Bamidele Omotowa is a Nigerian U.S.-based Chemist, Nuclear Scientist, and Co-Founder of Pearlhill Technologies. In this second part of his interview with Bunmi Fatoye-Matory, he speaks on his American experience and challenges Diaspora Nigerians and scientists face trying to help national development.
PT: Tell us about your American journey.
Omotowa: I was appointed as a Senior Research Scientist at the University of Idaho, where I understudied Prof Jean’ne M. Shreeve (my mentor) in the field of Fluorine Chemistry. She was trained at the University of Washington in Seattle in the early 1960s by Prof George Cady, one of the nuclear scientists that worked on the Manhattan Project in the 1945-1955 window.
I worked at the University of Idaho for six years and two months. It was a unique and prestigious field in the U.S and Europe, which was not available in Nigeria. I learned the bench techniques to manipulate the chemistry, the science, and some engineering of materials in my laboratory.
In 2004, I went to work with Idaho National Laboratory (INL). In 1951, the Experimental Breeder Reactor (EBR-I), the first reactor built in Idaho at the National Reactor Testing Station (now INL) became the world’s first power plant to produce electricity for Arco, Idaho, using atomic energy. This pioneering reactor operated for 12 years before being shut down for the last time in December 1963.
U.S. President Lyndon Johnson dedicated EBR-I as a National Historic Landmark in 1966. Also built in early 1950s at the Idaho National Reactor Testing Station, the land-based Submarine platform, First generation core nuclear reactor designed by Westinghouse (S1W) was the first prototype naval reactor used by the United States Navy to prove that the technology could be used for electricity generation and propulsion on submarines. The plant was the prototype for the USS Nautilus, the world’s first nuclear-powered submarine. The vessel, which was the first submarine to complete a submerged transit of the North Pole on 3rd August 1958, was decommissioned in 1980, and designated a National Historic Landmark in 1982. Since the early 1950s, nearly 40,000 Navy personnel received training at the Naval Reactors Facility (NRF) at the INL to support the Naval Nuclear Propulsion Program by carrying out assigned testing, examination, and spent fuel management activities.
However, the overall responsibility to train Naval officers and enlisted personnel has been transferred to other Naval Nuclear Propulsion Program (NNPP) support sites, and the NRF prototype facilities have been shut down and are no longer used for testing and training.
In an aspect of the nuclear plant, uranium oxide (which comes from mining ores in a few countries, like Niger) is paired with the most reactive element in nature, fluorine, to create gaseous mix of radioactive and non-radioactive Uranium fluorides. The required radioactive component is a minor component and is separated from the non-radioactive major byproduct (“depleted uranium fluoride waste”) by centrifuge purification process. Low-level radioactive nuclear waste byproducts of the process were buried at INL and other sites since early 1950s. It is estimated to have accumulated to almost a billion tons of waste.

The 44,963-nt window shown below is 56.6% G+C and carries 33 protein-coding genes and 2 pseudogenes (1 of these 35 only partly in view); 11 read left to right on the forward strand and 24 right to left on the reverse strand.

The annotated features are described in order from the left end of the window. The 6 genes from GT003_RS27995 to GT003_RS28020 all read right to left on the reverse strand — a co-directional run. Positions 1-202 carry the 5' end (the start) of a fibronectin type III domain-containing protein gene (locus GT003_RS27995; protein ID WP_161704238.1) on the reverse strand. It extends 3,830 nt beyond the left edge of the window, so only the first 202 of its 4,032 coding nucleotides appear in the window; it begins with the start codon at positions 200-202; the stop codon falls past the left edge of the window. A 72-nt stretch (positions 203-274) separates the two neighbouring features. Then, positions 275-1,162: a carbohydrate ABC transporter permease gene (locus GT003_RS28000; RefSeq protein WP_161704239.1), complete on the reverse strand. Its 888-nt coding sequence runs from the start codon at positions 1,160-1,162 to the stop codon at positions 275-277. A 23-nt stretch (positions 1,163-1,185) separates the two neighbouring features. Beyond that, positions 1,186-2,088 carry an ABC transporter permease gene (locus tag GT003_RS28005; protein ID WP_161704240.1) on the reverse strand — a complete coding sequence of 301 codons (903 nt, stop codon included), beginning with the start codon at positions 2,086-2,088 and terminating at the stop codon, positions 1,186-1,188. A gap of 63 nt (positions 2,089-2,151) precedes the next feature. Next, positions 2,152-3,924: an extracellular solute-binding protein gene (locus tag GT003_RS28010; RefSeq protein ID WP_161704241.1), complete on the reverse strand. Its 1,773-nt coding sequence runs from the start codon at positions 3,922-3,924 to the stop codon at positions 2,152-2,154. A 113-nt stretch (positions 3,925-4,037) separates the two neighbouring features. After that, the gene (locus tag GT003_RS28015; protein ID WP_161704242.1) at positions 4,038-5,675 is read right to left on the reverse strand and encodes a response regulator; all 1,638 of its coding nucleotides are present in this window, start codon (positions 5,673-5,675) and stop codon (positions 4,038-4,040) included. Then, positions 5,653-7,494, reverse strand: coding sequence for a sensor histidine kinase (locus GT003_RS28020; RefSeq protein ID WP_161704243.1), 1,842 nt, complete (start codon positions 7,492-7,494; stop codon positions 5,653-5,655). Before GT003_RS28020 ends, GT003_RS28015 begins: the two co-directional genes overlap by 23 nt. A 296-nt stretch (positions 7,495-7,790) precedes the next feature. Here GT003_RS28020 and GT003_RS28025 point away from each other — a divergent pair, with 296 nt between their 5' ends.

In October of 1995, the state of Idaho, U.S. Navy, and U.S. Department of Energy (DOE) reached the Settlement Agreement for a lawsuit filed by the state to prevent shipment of spent nuclear fuel to the INL for storage. Idaho got a court order mandating that federal nuclear waste leave state boundaries by a specific date.
The DOE’s environmental cleanup will remove radioactive waste from the site, protecting water sources serving the local population. The Project needed personnel with expertise to do this when I left the University of Idaho in 2004. I was hired as a Chemist by the, then, operating contractor, the British Nuclear Fuel Limited (BNFL).
Meanwhile, the uranium fluoride waste at other sites in the U.S. contained about 25 percent valuable fluorine in it. Fluorine is a very expensive chemical to dispose of and so its recovery is desirable. Besides, it has become difficult to contain the very reactive volatile material.
After working for BNFL for seven months, another company, International Isotopes Inc. (INIS), hired me to support their team to develop unique fluorine extraction process (FEP) for fluorine recovery from the uranium fluoride wastes. For four years at INIS, I was the head of the Research and Development Program, and the Analytical Laboratory for Quality Control.
By the end of 2007, INIS had achieved industrial capacity to produce and qualify semiconductor grade ultra-high purity germanium tetrafluoride, silicon tetrafluoride, and boron trifluoride gas products from the depleted uranium fluoride waste of the nuclear plants. As principal investigator, along with receiving several patents for INIS, I had provided direction for successfully obtaining federal funding to support INIS’s strategic project through the Small Business Innovation Research (SBIR) program…
*Read the full article titled INTERVIEW: How Nigerian scientists can compete globally — U.S.-based Nuclear Scientist (2), at https://www.premiumtimesng.com/features-and-interviews/266504-interview-how-nigerian-scientists-can-compete-globally-u-s-based-nuclear-scientist-2.html